In 1988, Starck was commissioned by famed nightclub impresario Ian Schrager, former co-owner of Studio 54, to refit the Royalton Hotel on New York’s East 44th Street. It was a design moment that has since changed the hotel industry; boutique hotels, where design is an important factor, became the industry buzz. However the Schrager hotels are also known for their celebrity and publicity orientations that attract attention to the hotels.
The Starck-Schrager design hotel partnerships continued in New York at the Paramount hotel, and then spread to Miami with the opening of the Delano Hotel in South Beach in 1995, to Los Angeles with the Mondrian Hotel in December 1996 , to London with both the St. Martins Lane hotel in 1999 and the Sanderson hotel in 2000, to San Francisco and the Clift hotel, and finally back to New York with the Hudson hotel, with what is described as “Cheap Chic”.
The look and feel of Starck-Schrager hotels has been highly influential, including the approaches at Starwood‘s W hotels.
Starck also designed Jia, the first Philippe Starck-designed boutique hotel in Asia.
From 2007 until 2022, Starck is under an exclusive contract with nightclub mogul Sam Nazarian to design Nazarian’s new hotel brand, SLS Hotels. The first property, SLS Los Angeles at Beverly Hills (a massive renovation of the former Le Méridien At Beverly Hills), is currently scheduled to open on October 28, 2008, and will be entirely designed by Starck. The hotel lobby will feature unique Starck-designed display cases featuring rotating design items curated by gallerist Murray Moss.
From December 2007, Philippe Starck and his daughter Ara were involved in the redecoration of public areas at Le Meurice, Paris.
Through residential design company Yoo Ltd, Starck has been involved in the development of several properties featuring Starck interiors.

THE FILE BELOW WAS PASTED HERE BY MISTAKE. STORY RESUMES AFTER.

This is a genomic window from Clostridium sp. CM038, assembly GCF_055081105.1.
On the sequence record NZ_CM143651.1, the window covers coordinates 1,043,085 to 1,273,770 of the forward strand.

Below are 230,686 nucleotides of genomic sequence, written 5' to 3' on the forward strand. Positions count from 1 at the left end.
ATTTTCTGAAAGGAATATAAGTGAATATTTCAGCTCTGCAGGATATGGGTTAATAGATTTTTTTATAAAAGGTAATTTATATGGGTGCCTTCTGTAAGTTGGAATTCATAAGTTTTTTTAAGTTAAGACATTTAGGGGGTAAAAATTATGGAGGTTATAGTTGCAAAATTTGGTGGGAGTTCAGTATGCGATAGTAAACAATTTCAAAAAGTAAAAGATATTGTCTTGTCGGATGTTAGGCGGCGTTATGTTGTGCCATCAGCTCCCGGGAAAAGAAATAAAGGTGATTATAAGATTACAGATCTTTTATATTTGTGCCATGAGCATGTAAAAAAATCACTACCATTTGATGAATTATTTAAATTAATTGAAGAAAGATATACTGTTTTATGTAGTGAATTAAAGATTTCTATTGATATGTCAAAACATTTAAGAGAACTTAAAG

His work with the Pramac energy group, has produced a design for windmills that also function as wind instruments.
|“||Ecology is not just an urgency of the economy and protection of our world but also creativity and elegance||”|
He has created a personal power-generating windmill (L’éolienne individuelle Pramac) in polycarbonate resting on one platform in wood, that can be purchased for about 400 Euros (about $633). It is a design, but also functional, generating 20 to 60 percent of a home’s energy needs.
Why you should listen to him: www.starck.com
Philippe Starck is a legend of modern design. He’s known for his luxurious hotels and boites around the world — notably the Peninsula Hotel restaurant in Hong Kong, the Teatron in Mexico, the Hotel Delano in Miami, the Mondrian in Los Angeles, the Asia de Cuba restaurant in New York — designing the total environment from layout to furniture to linens.
But he has made perhaps his most permanent mark on design through his bold reworkings of everyday objects. In reimagining and rethinking the quotidian, he has produced some of the iconic shapes of the 20th century, including his leggy chrome juice squeezer , the reimagined Emeco aluminum chairs, and the witty Louis Ghost polycarbonate fauteuil.
When Starck turns his bold vision toward a chair, a shoe, a toothbrush, it’s clear he thinks deeper than the glossy surface.